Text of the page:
City meetings space still under discussion


Mayor Butch Berry said at Monday’s council meeting he would speak to the Eureka Springs School Board at their Jan. 8 meeting about the school district giving the property formerly the site of the high school, now the site of the Community Center, to the city. Berry said he is not sure what the board wants to do, but the Attorney General’s opinion was that the district could give the property to the city if it were for educational or community benefit.

Berry said such a move would make the Community Center Foundation, lessee of the property, eligible for grants not otherwise available. The Foundation, according to the lease, would still control the property, but the city might be able to renegotiate so that the Foundation would spend some of its fundraising funds toward the property instead of toward lease payments. He also wondered if the city could eventually move its offices there, though he doubted, as things they are now, if the city could afford the rent.

Alderman Terry McClung agreed with Berry the city would not be able to afford the rent, and he did not like the risk the city might encumber if it owned the property, although he did like the idea of negotiating for space for city meetings, which he considered a separate issue.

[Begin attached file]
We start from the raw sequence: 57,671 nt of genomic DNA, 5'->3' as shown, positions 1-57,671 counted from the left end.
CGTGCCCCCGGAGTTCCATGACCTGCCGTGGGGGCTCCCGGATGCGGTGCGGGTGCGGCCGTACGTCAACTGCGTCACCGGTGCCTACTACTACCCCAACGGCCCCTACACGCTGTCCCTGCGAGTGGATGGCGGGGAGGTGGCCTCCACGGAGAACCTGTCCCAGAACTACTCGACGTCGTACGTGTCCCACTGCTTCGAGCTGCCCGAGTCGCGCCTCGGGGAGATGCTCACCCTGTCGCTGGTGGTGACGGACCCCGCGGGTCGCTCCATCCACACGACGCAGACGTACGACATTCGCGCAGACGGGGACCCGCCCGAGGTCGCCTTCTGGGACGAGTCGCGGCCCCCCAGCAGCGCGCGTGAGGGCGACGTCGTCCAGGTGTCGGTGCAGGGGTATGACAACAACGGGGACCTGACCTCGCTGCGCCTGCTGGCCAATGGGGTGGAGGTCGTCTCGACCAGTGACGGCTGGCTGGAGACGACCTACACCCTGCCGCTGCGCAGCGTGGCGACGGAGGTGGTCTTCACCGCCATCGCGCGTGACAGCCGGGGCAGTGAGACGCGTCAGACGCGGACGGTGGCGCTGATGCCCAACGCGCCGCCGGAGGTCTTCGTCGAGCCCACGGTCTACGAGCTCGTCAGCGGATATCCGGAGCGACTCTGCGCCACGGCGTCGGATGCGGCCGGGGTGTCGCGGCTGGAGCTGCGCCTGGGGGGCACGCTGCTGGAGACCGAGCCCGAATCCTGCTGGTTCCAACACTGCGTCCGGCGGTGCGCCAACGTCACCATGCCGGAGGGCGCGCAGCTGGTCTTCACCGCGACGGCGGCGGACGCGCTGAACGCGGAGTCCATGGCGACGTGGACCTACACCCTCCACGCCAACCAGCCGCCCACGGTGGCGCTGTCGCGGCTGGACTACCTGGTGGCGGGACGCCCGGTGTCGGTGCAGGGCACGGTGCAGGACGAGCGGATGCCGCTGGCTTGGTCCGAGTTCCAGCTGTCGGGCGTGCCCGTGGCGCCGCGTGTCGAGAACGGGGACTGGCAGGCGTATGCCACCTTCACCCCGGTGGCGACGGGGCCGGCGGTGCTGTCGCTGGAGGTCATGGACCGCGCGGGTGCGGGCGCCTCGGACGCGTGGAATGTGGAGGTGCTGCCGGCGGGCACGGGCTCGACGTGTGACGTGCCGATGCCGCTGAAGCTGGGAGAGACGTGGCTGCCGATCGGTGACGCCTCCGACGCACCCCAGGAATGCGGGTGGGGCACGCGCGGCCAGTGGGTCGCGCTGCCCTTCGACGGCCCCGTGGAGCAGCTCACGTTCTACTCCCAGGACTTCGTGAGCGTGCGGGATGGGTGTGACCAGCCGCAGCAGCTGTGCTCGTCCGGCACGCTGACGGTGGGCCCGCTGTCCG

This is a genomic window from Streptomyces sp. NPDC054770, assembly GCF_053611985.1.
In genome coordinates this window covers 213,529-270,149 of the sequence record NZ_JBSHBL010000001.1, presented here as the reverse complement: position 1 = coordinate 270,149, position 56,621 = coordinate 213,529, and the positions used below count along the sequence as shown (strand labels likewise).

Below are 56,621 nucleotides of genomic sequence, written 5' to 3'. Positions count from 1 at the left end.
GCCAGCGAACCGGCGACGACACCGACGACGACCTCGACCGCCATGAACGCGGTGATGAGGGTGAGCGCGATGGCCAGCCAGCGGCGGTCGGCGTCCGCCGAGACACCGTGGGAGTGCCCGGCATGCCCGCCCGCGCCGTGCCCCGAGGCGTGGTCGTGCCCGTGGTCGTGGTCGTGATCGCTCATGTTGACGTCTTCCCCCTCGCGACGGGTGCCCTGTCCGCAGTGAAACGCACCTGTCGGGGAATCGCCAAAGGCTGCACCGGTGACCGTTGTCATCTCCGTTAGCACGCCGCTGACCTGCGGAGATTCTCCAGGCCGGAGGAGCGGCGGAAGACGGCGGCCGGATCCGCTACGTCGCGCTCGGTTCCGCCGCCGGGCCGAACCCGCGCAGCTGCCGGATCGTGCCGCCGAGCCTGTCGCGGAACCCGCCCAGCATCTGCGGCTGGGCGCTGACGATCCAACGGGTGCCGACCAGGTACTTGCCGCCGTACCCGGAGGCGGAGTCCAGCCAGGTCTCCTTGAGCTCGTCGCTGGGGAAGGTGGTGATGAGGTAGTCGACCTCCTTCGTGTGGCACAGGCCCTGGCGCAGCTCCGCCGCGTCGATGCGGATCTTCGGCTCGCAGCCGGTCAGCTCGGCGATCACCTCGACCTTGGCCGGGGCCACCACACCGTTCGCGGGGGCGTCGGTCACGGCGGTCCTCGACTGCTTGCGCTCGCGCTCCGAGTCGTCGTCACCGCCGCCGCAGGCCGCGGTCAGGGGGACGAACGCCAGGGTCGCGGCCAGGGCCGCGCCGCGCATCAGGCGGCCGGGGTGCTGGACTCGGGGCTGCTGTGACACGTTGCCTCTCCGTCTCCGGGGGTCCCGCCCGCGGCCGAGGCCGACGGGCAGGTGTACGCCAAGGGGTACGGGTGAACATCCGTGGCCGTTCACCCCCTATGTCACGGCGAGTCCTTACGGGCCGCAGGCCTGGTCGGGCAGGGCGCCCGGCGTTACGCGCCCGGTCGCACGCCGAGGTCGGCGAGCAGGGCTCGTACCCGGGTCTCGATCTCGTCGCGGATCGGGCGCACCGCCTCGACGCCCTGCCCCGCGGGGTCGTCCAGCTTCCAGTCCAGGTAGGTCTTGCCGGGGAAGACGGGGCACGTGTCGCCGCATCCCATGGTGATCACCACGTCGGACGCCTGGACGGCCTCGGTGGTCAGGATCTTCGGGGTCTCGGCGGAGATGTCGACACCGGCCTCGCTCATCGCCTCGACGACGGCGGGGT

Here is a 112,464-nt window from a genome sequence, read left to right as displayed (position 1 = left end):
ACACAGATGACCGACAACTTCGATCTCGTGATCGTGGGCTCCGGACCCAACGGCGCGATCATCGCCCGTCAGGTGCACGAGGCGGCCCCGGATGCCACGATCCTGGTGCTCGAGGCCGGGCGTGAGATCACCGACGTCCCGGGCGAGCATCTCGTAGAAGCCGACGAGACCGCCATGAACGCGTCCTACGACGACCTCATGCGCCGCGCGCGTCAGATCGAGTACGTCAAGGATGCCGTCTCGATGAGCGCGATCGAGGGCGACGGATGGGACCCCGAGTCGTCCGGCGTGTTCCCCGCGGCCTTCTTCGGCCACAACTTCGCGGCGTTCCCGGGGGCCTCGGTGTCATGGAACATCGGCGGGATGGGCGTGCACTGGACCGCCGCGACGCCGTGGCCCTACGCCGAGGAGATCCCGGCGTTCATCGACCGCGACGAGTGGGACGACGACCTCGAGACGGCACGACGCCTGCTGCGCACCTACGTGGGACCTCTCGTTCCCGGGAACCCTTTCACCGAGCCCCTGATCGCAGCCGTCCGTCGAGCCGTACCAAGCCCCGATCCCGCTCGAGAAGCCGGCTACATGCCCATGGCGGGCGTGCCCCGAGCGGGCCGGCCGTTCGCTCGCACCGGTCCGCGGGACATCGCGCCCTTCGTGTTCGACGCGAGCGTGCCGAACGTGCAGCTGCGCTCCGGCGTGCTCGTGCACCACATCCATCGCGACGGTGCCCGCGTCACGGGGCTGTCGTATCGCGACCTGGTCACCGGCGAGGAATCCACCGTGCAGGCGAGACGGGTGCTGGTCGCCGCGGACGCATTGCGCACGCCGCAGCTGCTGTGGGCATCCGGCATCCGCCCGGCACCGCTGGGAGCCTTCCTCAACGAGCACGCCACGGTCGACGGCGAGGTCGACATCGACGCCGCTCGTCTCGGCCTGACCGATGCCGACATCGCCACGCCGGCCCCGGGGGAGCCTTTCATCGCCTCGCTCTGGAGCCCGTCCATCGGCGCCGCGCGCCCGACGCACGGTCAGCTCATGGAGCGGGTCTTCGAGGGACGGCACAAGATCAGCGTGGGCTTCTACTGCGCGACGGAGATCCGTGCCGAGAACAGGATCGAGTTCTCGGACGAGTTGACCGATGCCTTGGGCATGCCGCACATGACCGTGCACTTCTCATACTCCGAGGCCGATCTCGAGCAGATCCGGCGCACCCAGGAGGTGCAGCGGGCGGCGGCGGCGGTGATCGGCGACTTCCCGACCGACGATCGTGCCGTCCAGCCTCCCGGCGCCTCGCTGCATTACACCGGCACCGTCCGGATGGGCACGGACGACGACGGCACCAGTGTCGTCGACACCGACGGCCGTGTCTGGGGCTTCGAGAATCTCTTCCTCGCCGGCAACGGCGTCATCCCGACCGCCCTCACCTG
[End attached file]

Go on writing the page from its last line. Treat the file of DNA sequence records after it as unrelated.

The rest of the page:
Alderman Kristi Kendrick said if the city were given the property, the city would own something someone else controlled. She did not consider it a benefit to the city at all and called pursuing that option “extremely dangerous” without the city performing due diligence.

Blake Lasater, CCF board member, commented the Foundation is doing its work for the city, and if the city owned the property, “the wonderful partnership” would open up new grant opportunities. He was steadfast, however, the Foundation could not just give away space and still meet its financial goals.

Alderman David Mitchell and Mickey Schneider still rued not being offered exclusive use of a meeting space.

Aldermen agreed the talk of being given the property was all conjecture and premature, and a mountain of details would have to be worked through first.